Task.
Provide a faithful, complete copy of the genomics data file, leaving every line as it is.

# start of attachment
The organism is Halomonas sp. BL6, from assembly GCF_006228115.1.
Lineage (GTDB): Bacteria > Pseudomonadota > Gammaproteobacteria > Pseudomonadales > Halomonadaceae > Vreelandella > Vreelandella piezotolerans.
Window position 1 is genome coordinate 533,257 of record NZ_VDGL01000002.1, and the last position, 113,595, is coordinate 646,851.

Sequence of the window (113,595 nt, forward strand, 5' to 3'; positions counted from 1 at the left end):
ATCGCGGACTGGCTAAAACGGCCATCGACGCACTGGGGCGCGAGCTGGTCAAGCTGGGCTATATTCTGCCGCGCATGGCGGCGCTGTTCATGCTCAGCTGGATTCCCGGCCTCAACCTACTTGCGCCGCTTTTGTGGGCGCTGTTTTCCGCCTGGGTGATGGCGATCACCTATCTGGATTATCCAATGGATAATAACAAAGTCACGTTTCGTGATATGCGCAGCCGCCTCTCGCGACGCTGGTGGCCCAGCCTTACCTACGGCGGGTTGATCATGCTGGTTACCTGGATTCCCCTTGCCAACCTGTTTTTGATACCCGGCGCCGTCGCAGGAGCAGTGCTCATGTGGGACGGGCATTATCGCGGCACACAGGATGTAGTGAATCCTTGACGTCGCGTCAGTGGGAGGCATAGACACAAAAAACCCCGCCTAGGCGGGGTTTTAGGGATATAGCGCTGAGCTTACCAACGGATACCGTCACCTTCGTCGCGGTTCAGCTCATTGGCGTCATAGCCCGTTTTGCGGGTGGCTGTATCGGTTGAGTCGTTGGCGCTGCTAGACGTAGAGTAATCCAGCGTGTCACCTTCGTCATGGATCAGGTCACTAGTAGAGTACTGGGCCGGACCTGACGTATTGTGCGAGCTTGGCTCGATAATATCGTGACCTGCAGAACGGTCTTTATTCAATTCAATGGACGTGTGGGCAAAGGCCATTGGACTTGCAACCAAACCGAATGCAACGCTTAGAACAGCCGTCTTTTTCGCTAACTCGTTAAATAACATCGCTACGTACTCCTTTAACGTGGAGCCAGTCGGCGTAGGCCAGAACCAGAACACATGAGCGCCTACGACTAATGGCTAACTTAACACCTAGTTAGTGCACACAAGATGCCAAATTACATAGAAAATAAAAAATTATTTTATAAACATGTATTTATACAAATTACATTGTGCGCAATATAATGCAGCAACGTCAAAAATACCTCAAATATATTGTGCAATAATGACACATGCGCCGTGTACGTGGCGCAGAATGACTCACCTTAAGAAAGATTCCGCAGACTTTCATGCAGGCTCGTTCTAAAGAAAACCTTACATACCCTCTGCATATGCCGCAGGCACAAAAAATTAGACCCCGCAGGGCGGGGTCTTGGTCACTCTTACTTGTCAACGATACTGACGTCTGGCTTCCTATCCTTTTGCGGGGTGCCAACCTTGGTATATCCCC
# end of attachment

The organism is Halomonas sp. BL6, from assembly GCF_006228115.1.
Lineage (GTDB): Bacteria > Pseudomonadota > Gammaproteobacteria > Pseudomonadales > Halomonadaceae > Vreelandella > Vreelandella piezotolerans.
Window position 1 is genome coordinate 533,257 of record NZ_VDGL01000002.1, and the last position, 113,595, is coordinate 646,851.

Sequence of the window (113,595 nt, forward strand, 5' to 3'; positions counted from 1 at the left end):
ATCGCGGACTGGCTAAAACGGCCATCGACGCACTGGGGCGCGAGCTGGTCAAGCTGGGCTATATTCTGCCGCGCATGGCGGCGCTGTTCATGCTCAGCTGGATTCCCGGCCTCAACCTACTTGCGCCGCTTTTGTGGGCGCTGTTTTCCGCCTGGGTGATGGCGATCACCTATCTGGATTATCCAATGGATAATAACAAAGTCACGTTTCGTGATATGCGCAGCCGCCTCTCGCGACGCTGGTGGCCCAGCCTTACCTACGGCGGGTTGATCATGCTGGTTACCTGGATTCCCCTTGCCAACCTGTTTTTGATACCCGGCGCCGTCGCAGGAGCAGTGCTCATGTGGGACGGGCATTATCGCGGCACACAGGATGTAGTGAATCCTTGACGTCGCGTCAGTGGGAGGCATAGACACAAAAAACCCCGCCTAGGCGGGGTTTTAGGGATATAGCGCTGAGCTTACCAACGGATACCGTCACCTTCGTCGCGGTTCAGCTCATTGGCGTCATAGCCCGTTTTGCGGGTGGCTGTATCGGTTGAGTCGTTGGCGCTGCTAGACGTAGAGTAATCCAGCGTGTCACCTTCGTCATGGATCAGGTCACTAGTAGAGTACTGGGCCGGACCTGACGTATTGTGCGAGCTTGGCTCGATAATATCGTGACCTGCAGAACGGTCTTTATTCAATTCAATGGACGTGTGGGCAAAGGCCATTGGACTTGCAACCAAACCGAATGCAACGCTTAGAACAGCCGTCTTTTTCGCTAACTCGTTAAATAACATCGCTACGTACTCCTTTAACGTGGAGCCAGTCGGCGTAGGCCAGAACCAGAACACATGAGCGCCTACGACTAATGGCTAACTTAACACCTAGTTAGTGCACACAAGATGCCAAATTACATAGAAAATAAAAAATTATTTTATAAACATGTATTTATACAAATTACATTGTGCGCAATATAATGCAGCAACGTCAAAAATACCTCAAATATATTGTGCAATAATGACACATGCGCCGTGTACGTGGCGCAGAATGACTCACCTTAAGAAAGATTCCGCAGACTTTCATGCAGGCTCGTTCTAAAGAAAACCTTACATACCCTCTGCATATGCCGCAGGCACAAAAAATTAGACCCCGCAGGGCGGGGTCTTGGTCACTCTTACTTGTCAACGATACTGACGTCTGGCTTCCTATCCTTTTGCGGGGTGCCAACCTTGGTATATCCCC